5 European patents to be issued on oxygen-measuring instrument (10-6-99)Five European countries--Denmark, France, Germany, Italy and the United Kingdom--are issuing patents this fall on a portable blood analyzer invented at The University of Texas Health Science Center at San Antonio. The 4-pound, battery-powered instrument, known as an oximeter, measures oxygen, hemoglobin and other substances in blood and is useful for diagnosing problems such as heart defects.
The technology, invented by A.P. Shepherd, Ph.D., and John Steinke, Ph.D., of the Health Science Center's Department of Physiology, is licensed by Avox Systems Inc. of San Antonio. More than 700 hospitals in 18 countries have purchased various models of the oximeter since the first model reached the market six years ago.
"These patents are important to the company and the university," said Dr. Shepherd, who founded Avox Systems in 1976. "They give the university and the licensee the exclusive right, in those countries, to continue the commercial development of this technology."
The oximeters shine light through blood samples at different wavelengths and compute the percentage of absorption of each wavelength. "By measuring how much light is absorbed at each wavelength, we can deduce the percentage of hemoglobin saturated with oxygen and the oxygen content of each blood sample," Dr. Shepherd said.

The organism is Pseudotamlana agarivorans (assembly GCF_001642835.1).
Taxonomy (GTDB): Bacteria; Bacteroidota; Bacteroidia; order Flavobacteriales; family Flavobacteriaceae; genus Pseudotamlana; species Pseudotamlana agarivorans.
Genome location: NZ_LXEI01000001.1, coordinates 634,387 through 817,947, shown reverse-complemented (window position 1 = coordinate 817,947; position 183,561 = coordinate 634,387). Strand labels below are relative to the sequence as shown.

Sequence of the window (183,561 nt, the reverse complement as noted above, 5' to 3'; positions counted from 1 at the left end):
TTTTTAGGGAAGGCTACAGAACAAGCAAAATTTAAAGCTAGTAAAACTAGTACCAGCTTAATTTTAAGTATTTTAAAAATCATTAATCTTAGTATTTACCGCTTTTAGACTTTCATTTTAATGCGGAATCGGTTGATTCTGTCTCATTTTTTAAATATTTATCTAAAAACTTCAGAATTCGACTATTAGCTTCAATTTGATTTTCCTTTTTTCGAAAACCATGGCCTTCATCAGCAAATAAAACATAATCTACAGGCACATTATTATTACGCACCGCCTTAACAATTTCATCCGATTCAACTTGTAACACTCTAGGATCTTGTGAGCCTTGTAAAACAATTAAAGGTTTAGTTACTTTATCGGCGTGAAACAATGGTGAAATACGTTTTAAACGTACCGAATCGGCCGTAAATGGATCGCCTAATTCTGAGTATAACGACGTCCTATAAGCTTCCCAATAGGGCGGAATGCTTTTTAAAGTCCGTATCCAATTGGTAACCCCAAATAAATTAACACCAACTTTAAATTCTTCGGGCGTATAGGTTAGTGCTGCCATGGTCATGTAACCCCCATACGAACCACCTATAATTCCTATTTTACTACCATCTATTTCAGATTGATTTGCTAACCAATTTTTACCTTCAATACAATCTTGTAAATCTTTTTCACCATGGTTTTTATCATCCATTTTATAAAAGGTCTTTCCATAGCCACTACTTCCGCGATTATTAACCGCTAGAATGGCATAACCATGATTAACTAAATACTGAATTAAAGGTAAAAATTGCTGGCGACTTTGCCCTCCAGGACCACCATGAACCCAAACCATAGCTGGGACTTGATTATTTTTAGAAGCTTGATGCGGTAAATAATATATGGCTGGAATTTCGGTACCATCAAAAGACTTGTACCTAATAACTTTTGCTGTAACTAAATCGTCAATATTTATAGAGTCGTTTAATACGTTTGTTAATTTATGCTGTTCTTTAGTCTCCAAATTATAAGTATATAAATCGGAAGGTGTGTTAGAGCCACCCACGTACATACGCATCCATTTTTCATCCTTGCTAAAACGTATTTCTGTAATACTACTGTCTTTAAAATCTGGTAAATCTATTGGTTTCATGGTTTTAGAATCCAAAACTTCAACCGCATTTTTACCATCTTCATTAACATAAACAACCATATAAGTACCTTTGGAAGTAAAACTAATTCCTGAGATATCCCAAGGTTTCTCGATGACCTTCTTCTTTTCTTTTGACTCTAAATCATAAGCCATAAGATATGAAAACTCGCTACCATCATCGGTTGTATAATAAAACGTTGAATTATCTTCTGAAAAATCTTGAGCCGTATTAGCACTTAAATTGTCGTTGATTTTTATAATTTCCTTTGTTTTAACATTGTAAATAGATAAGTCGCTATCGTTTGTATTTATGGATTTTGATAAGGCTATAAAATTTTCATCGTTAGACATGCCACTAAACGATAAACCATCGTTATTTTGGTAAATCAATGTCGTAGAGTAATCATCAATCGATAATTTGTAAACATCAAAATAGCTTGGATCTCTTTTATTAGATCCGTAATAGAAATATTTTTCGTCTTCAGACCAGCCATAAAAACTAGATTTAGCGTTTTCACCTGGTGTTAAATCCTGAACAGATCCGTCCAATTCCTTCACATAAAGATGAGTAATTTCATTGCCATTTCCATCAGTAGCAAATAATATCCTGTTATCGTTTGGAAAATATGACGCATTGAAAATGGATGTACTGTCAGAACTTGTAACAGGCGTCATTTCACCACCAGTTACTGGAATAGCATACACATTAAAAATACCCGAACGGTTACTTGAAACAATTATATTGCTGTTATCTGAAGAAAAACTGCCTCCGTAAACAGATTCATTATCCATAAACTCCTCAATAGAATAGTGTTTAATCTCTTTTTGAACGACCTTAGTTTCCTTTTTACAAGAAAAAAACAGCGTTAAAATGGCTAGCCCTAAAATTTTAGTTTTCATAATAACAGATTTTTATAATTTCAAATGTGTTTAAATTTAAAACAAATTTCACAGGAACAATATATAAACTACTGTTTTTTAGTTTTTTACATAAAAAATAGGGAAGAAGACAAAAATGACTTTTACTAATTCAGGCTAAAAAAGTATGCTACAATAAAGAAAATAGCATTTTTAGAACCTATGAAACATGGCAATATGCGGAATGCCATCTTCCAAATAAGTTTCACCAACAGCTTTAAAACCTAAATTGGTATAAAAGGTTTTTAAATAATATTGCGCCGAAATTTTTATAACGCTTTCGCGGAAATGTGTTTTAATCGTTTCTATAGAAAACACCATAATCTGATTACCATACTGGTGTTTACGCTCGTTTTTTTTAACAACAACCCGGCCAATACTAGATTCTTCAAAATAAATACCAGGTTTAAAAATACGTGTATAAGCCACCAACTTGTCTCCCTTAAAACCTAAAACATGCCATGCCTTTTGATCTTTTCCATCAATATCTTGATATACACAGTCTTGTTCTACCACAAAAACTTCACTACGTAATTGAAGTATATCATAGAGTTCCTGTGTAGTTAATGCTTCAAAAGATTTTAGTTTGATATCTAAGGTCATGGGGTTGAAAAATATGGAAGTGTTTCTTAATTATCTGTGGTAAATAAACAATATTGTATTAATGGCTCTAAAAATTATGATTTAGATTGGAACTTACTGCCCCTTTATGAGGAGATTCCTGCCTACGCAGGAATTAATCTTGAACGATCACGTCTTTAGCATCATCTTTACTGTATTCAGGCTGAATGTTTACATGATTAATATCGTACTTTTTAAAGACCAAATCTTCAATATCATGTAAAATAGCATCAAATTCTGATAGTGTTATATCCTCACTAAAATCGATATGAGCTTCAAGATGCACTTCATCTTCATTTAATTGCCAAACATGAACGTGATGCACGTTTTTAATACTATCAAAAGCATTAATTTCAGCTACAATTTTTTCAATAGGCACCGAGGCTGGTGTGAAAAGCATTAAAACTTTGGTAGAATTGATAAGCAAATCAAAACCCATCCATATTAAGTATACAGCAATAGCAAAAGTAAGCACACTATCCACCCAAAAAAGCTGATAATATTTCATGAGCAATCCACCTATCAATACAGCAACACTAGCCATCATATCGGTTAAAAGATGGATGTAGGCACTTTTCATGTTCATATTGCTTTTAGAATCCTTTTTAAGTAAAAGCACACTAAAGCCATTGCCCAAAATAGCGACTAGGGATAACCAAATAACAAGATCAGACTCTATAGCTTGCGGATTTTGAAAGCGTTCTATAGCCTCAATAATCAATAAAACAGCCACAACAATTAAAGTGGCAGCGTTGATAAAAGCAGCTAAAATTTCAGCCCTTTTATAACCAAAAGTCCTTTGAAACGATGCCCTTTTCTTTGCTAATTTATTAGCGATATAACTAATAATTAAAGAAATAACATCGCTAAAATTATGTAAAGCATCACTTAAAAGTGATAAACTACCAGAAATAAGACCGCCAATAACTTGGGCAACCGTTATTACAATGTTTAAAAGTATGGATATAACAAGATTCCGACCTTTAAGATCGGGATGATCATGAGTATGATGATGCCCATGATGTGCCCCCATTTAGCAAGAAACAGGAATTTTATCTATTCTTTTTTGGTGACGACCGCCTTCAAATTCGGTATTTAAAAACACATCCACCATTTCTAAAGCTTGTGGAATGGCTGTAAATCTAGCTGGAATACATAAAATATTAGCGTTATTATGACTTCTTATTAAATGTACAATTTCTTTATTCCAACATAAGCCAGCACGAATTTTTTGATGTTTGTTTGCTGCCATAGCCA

Three products now on the market are based on this technology. The first is a whole-blood oximeter that is used in cardiac catheterization laboratories to measure oxygen saturation. The second is a portable co-oximeter that makes additional measurements including carboxyhemoglobin, a substance found in the blood of carbon monoxide poisoning victims. The third product is a co-oximetry module that is incorporated into a multi-purpose analyzer manufactured under a sublicense to Instrumentation Laboratory, based in Lexington, Mass., and Milan, Italy.
Conventional co-oximeters stand 2 feet tall, weigh 50 pounds and analyze blood samples in 90 seconds. The Health Science Center inventions perform the same functions in 10 seconds. They also weigh only 4 pounds and cost roughly half as much as conventional instruments. "Because this technology lends itself to miniaturization, we can design small, portable instruments for near-patient testing," Dr. Shepherd said. "Clinicians can use these instruments at the bedside. This gives them information as quickly as possible, which may result in better management decisions and earlier discharge dates for the patients."
Drs. Shepherd and Steinke plan to develop additional instruments from this technology. They are applying for Small Business Innovative Research (SBIR) grants for that purpose, which may result in additional research and development down the road at the Health Science Center.
Contact: Will Sansom